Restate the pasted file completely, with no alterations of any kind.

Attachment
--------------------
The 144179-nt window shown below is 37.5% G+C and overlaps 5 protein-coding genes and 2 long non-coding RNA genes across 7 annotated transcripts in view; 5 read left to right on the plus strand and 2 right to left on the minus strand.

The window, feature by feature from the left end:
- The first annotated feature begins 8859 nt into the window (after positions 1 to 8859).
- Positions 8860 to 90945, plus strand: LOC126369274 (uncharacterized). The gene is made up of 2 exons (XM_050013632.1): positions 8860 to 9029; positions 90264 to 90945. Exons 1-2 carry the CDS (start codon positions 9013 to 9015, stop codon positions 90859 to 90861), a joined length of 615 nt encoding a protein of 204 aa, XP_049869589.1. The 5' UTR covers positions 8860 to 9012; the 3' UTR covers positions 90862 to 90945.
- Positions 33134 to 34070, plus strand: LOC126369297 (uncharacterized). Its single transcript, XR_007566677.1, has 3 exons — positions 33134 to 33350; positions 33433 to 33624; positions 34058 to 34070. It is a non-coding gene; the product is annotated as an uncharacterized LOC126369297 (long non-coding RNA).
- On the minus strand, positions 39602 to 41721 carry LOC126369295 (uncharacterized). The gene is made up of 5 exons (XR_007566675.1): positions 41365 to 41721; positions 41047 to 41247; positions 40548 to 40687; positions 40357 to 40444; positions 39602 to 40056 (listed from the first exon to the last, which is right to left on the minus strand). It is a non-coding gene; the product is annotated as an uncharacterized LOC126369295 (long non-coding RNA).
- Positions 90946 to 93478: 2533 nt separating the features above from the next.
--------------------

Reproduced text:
The 144179-nt window shown below is 37.5% G+C and overlaps 5 protein-coding genes and 2 long non-coding RNA genes across 7 annotated transcripts in view; 5 read left to right on the plus strand and 2 right to left on the minus strand.

The window, feature by feature from the left end:
- The first annotated feature begins 8859 nt into the window (after positions 1 to 8859).
- Positions 8860 to 90945, plus strand: LOC126369274 (uncharacterized). The gene is made up of 2 exons (XM_050013632.1): positions 8860 to 9029; positions 90264 to 90945. Exons 1-2 carry the CDS (start codon positions 9013 to 9015, stop codon positions 90859 to 90861), a joined length of 615 nt encoding a protein of 204 aa, XP_049869589.1. The 5' UTR covers positions 8860 to 9012; the 3' UTR covers positions 90862 to 90945.
- Positions 33134 to 34070, plus strand: LOC126369297 (uncharacterized). Its single transcript, XR_007566677.1, has 3 exons — positions 33134 to 33350; positions 33433 to 33624; positions 34058 to 34070. It is a non-coding gene; the product is annotated as an uncharacterized LOC126369297 (long non-coding RNA).
- On the minus strand, positions 39602 to 41721 carry LOC126369295 (uncharacterized). The gene is made up of 5 exons (XR_007566675.1): positions 41365 to 41721; positions 41047 to 41247; positions 40548 to 40687; positions 40357 to 40444; positions 39602 to 40056 (listed from the first exon to the last, which is right to left on the minus strand). It is a non-coding gene; the product is annotated as an uncharacterized LOC126369295 (long non-coding RNA).
- Positions 90946 to 93478: 2533 nt separating the features above from the next.